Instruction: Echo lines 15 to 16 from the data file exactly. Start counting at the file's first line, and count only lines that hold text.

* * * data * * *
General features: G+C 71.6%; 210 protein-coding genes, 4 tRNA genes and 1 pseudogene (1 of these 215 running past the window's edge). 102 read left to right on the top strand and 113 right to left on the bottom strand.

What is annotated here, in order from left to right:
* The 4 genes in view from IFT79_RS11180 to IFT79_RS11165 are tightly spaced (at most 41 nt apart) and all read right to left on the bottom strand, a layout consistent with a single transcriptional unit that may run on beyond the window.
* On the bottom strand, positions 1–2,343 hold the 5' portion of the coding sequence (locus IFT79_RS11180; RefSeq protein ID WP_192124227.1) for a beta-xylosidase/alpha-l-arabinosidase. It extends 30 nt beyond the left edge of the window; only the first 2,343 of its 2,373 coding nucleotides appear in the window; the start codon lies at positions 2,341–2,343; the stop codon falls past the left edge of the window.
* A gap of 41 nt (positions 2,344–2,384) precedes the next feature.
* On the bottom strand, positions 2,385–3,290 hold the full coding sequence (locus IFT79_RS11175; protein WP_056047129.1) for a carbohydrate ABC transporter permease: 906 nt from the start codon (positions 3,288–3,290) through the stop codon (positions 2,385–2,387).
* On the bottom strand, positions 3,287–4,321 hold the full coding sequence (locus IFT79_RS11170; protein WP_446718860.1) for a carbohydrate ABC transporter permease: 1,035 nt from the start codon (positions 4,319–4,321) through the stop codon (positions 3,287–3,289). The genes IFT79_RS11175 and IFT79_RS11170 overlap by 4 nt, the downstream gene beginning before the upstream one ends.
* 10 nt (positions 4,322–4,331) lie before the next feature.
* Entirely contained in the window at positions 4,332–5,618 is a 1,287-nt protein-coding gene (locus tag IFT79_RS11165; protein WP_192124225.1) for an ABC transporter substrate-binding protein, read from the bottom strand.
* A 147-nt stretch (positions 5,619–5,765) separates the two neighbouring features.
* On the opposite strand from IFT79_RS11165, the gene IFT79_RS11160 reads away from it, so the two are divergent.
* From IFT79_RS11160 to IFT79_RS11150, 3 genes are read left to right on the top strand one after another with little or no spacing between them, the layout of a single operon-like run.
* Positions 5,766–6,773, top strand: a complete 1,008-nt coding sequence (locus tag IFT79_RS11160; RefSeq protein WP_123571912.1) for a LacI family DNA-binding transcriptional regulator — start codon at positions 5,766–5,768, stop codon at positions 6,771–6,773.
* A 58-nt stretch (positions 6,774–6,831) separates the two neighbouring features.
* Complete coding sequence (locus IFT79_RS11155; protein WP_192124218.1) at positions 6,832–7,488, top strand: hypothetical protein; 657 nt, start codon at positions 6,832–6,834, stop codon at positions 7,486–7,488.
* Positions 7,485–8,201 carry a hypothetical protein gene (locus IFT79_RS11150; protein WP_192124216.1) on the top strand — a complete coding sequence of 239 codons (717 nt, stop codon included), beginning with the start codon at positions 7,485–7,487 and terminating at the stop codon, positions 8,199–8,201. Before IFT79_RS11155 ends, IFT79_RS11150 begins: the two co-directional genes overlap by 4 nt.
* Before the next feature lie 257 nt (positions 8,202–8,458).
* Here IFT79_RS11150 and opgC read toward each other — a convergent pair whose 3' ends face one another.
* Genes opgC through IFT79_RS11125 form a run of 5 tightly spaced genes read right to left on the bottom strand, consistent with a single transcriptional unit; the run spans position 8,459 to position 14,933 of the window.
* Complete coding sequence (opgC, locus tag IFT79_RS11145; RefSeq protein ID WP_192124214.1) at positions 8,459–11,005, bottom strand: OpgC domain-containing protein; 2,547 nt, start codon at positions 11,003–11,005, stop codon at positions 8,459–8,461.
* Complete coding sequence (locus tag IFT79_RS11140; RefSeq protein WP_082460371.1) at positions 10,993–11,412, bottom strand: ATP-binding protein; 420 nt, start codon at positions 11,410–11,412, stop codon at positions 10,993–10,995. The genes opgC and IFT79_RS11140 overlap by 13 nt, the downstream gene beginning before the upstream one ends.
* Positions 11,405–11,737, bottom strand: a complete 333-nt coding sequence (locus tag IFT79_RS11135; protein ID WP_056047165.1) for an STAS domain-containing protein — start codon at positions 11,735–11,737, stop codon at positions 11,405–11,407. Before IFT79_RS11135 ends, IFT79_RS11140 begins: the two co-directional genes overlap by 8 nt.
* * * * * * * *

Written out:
* Complete coding sequence (locus IFT79_RS11155; protein WP_192124218.1) at positions 6,832–7,488, top strand: hypothetical protein; 657 nt, start codon at positions 6,832–6,834, stop codon at positions 7,486–7,488.
* Positions 7,485–8,201 carry a hypothetical protein gene (locus IFT79_RS11150; protein WP_192124216.1) on the top strand — a complete coding sequence of 239 codons (717 nt, stop codon included), beginning with the start codon at positions 7,485–7,487 and terminating at the stop codon, positions 8,199–8,201. Before IFT79_RS11155 ends, IFT79_RS11150 begins: the two co-directional genes overlap by 4 nt.